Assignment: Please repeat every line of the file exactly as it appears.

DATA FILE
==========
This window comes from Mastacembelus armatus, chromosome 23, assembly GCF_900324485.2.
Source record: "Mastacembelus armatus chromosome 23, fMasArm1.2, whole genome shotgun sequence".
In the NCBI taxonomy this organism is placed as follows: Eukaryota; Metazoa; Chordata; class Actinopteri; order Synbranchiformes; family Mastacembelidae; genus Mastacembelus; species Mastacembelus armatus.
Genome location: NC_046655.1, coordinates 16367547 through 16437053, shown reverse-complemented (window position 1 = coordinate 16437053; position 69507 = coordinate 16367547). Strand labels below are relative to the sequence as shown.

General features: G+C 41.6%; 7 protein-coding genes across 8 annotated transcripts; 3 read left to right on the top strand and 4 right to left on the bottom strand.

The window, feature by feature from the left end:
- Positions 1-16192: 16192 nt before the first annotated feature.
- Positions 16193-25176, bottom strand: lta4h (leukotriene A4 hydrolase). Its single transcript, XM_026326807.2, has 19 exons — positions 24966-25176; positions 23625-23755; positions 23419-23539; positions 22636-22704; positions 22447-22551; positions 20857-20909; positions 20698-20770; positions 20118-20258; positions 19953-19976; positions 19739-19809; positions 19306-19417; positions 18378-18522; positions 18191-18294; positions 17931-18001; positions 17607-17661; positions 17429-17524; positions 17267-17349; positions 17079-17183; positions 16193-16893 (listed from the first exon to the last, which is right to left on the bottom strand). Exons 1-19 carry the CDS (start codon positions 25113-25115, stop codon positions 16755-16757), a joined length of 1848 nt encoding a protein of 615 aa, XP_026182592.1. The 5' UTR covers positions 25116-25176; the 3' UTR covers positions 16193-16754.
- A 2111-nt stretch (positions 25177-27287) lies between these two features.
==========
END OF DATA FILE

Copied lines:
This window comes from Mastacembelus armatus, chromosome 23, assembly GCF_900324485.2.
Source record: "Mastacembelus armatus chromosome 23, fMasArm1.2, whole genome shotgun sequence".
In the NCBI taxonomy this organism is placed as follows: Eukaryota; Metazoa; Chordata; class Actinopteri; order Synbranchiformes; family Mastacembelidae; genus Mastacembelus; species Mastacembelus armatus.
Genome location: NC_046655.1, coordinates 16367547 through 16437053, shown reverse-complemented (window position 1 = coordinate 16437053; position 69507 = coordinate 16367547). Strand labels below are relative to the sequence as shown.

General features: G+C 41.6%; 7 protein-coding genes across 8 annotated transcripts; 3 read left to right on the top strand and 4 right to left on the bottom strand.

The window, feature by feature from the left end:
- Positions 1-16192: 16192 nt before the first annotated feature.
- Positions 16193-25176, bottom strand: lta4h (leukotriene A4 hydrolase). Its single transcript, XM_026326807.2, has 19 exons — positions 24966-25176; positions 23625-23755; positions 23419-23539; positions 22636-22704; positions 22447-22551; positions 20857-20909; positions 20698-20770; positions 20118-20258; positions 19953-19976; positions 19739-19809; positions 19306-19417; positions 18378-18522; positions 18191-18294; positions 17931-18001; positions 17607-17661; positions 17429-17524; positions 17267-17349; positions 17079-17183; positions 16193-16893 (listed from the first exon to the last, which is right to left on the bottom strand). Exons 1-19 carry the CDS (start codon positions 25113-25115, stop codon positions 16755-16757), a joined length of 1848 nt encoding a protein of 615 aa, XP_026182592.1. The 5' UTR covers positions 25116-25176; the 3' UTR covers positions 16193-16754.
- A 2111-nt stretch (positions 25177-27287) lies between these two features.